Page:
Belfast Telegraph

Swimmer back in Northern Ireland to finish dangerous challenge... and thank medics who saved him

Attila Manyoki with staff at the Ulster Hospital Intensive Care Unit in Dundonald, Julia Bateman and
David Tate (left)
Attila Manyoki with staff at the Ulster Hospital Intensive Care Unit in Dundonald, Julia Bateman and David Tate (left)
With his partner Monika Pais
Lauren Harte

By Lauren Harte

A Hungarian man who was plucked from the water after attempting to swim the Irish Sea last summer has returned to Northern Ireland to thank the medics who saved his life.

Extreme long-distance swimmer Attila Manyoki (44), from Budapest, was suffering from hypothermia, severe jellyfish stings and breathing difficulties when he was admitted to the Ulster Hospital's intensive care unit last August.

Doctors feared Mr Manyoki would not survive the night when he was brought in to hospital but he made a dramatic recovery and always vowed to return to complete the Oceans Seven challenge.

The North Channel - between Northern Ireland and Scotland - has been recognised as one of the most difficult swims in the world.

It is one leg of the Oceans Seven challenge, considered to be one of the most difficult in the world due to changeable weather, jellyfish and low temperatures.

The swim is only possible during the summer months when the waters are slightly warmer.

On Monday, Mr Manyoki finally and successfully swam the North Channel to complete the physical challenge of swimming the seven toughest waterways and oceans in the world.

He crossed the channel from Donaghadee in Co Down to Portpatrick in Scotland in a time of 12 hours and 11 minutes.

Mr Manyoki was tantalisingly close to the Scottish coast when he had to be rescued last year.

Yesterday he returned to the Ulster Hospital, Dundonald to thank the doctors and nurses for saving his life during his attempt on the North Channel a year ago.

He said: "I owe everything to Dr Bob Darling and the team in the intensive care unit at the Ulster Hospital. My motivation to come back here and complete the swim came from these people and this place.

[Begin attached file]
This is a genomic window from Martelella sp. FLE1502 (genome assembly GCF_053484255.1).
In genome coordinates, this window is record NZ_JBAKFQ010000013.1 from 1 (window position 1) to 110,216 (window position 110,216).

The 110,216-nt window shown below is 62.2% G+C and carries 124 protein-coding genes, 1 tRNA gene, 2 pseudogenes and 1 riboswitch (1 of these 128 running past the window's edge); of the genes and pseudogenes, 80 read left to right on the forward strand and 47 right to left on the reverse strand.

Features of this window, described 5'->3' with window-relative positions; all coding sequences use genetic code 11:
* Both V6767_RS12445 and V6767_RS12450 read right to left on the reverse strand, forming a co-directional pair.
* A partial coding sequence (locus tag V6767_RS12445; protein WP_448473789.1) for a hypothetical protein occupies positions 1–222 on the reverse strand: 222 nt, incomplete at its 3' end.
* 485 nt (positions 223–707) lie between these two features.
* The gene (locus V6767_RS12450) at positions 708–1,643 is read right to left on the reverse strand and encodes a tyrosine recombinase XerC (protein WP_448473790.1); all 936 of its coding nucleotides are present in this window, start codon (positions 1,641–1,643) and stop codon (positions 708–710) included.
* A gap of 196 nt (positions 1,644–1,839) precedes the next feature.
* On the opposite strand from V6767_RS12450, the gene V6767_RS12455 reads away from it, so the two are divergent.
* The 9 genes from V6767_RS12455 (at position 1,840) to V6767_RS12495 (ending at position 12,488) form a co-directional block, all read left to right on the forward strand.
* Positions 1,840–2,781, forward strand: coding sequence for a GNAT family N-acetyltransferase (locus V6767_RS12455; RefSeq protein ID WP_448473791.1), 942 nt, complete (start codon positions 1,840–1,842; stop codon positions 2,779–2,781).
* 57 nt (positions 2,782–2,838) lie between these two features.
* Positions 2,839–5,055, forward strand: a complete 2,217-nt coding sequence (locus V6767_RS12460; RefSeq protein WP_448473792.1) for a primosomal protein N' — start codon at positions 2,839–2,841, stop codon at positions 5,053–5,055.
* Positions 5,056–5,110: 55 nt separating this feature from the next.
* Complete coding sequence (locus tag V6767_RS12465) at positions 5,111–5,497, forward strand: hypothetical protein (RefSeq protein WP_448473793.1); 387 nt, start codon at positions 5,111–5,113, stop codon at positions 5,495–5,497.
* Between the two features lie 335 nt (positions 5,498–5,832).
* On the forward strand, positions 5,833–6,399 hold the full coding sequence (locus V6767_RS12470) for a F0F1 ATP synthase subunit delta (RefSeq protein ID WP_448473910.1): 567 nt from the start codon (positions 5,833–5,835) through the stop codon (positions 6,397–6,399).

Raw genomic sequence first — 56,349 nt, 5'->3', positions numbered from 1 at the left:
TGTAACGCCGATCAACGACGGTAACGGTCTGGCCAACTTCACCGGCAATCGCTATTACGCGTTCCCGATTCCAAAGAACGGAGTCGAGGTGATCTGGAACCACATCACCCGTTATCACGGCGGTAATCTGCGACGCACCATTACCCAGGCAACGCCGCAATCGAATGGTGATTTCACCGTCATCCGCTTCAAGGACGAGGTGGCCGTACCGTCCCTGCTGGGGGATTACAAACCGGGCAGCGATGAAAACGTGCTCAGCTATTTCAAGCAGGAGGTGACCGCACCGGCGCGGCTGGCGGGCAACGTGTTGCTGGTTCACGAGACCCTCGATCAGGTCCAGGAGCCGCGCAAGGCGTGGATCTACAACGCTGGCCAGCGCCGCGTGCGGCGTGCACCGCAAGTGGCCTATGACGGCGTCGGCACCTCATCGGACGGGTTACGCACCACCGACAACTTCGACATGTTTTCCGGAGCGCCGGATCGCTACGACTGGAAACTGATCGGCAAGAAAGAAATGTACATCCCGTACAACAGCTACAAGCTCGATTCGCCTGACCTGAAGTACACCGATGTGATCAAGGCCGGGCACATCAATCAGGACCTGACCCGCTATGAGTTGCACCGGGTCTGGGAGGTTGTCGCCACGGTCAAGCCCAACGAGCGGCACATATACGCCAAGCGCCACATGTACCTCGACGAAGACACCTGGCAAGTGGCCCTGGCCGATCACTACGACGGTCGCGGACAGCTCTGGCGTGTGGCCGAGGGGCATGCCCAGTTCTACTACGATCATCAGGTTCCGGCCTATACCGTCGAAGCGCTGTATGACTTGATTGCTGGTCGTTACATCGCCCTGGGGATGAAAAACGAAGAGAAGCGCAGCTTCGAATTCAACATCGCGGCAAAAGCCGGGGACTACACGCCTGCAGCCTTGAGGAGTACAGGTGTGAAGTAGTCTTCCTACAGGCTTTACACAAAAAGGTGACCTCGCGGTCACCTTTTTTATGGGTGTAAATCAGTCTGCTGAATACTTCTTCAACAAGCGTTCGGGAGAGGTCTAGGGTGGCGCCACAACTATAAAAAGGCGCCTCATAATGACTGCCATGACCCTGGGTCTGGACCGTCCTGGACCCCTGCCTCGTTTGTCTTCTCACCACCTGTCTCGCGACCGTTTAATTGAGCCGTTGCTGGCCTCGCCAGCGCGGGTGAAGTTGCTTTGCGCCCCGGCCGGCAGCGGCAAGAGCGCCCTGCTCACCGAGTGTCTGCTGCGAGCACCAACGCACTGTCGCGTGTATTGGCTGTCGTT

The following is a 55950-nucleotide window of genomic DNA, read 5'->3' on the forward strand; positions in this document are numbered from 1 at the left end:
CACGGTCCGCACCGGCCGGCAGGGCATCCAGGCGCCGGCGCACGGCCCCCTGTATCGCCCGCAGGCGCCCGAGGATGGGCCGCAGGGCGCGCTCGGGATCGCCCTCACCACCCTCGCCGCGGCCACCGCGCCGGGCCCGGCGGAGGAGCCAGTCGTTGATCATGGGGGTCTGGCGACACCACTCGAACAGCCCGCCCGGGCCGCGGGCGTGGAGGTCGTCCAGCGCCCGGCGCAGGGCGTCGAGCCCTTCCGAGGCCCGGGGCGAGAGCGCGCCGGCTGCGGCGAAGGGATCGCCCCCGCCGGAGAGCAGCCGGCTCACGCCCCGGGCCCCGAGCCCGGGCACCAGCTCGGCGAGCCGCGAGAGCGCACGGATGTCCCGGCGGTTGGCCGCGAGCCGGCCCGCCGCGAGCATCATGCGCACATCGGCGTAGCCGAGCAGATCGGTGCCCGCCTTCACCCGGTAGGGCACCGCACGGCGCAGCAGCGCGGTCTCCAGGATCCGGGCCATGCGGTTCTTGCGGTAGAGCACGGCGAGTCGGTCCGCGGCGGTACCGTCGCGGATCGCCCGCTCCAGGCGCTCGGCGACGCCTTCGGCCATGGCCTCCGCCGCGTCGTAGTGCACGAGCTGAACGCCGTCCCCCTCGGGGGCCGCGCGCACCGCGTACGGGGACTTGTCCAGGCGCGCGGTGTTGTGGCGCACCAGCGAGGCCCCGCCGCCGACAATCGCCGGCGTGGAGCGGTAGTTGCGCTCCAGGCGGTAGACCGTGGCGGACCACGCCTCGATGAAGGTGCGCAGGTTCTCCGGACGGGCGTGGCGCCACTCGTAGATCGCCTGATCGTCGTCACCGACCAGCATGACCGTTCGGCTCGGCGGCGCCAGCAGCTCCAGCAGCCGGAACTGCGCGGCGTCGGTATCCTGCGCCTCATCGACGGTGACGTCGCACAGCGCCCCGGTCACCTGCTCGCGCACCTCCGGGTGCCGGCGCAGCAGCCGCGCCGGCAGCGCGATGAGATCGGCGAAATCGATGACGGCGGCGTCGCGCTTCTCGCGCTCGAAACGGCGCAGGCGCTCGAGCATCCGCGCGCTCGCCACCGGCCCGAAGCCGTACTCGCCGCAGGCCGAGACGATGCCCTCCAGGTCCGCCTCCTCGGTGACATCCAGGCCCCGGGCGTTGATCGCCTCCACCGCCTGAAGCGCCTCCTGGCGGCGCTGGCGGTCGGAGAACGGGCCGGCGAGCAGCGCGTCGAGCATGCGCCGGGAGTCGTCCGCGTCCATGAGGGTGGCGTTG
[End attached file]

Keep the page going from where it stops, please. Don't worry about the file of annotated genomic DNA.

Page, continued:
"I got a new chance for life, a chance to start again and finally to complete the challenge.

"Dr Darling brought me back and I must say so many thanks to the hospital."

The father of twins also spoke of his delight at breaking the record for the fastest time over all seven swims.

"It was brilliant, finally I did it," he said.

"You have to accept if you fight against the elements and take them on, there are things you cannot manage - like the jellyfish.

The swimmer added: "The conditions were like the previous time, with lots of jellyfish, but I only got five or six stings in the final section.

"They weren't so serious this time and I was able to go on.

"Now I am the fastest overall time leader in the Oceans Seven series and it is a fantastic feeling."

Consultant anaesthetist Dr Bob Darling said while Mr Manyoki is very fit and strong, he was in a "very poor condition" when he was rescued.

Dr Darling said it was remarkable that his former patient was able to come back and complete the swim, psychologically and physically.

He said: "I was worried that there would be some scarring or residual effect on his lungs.

"I am really pleased for him that he has achieved this milestone. He is unique."

Mr Manyoki's next challenge will be swimming 50km around Manhattan Island, New York.

The sportsman swam the English Channel in 2013, and in 2014 he endured the Tsugaru Strait of Japan, regarded as the most difficult waterway in the world.

Next up was the Molokai Channel in Hawaii, the Catalina Channel near Los Angeles, the Strait of Gibraltar and the Cook Strait in New Zealand.

The North Channel swim makes Mr Manyoki the 17th person to complete the Oceans Seven challenge.

Belfast Telegraph


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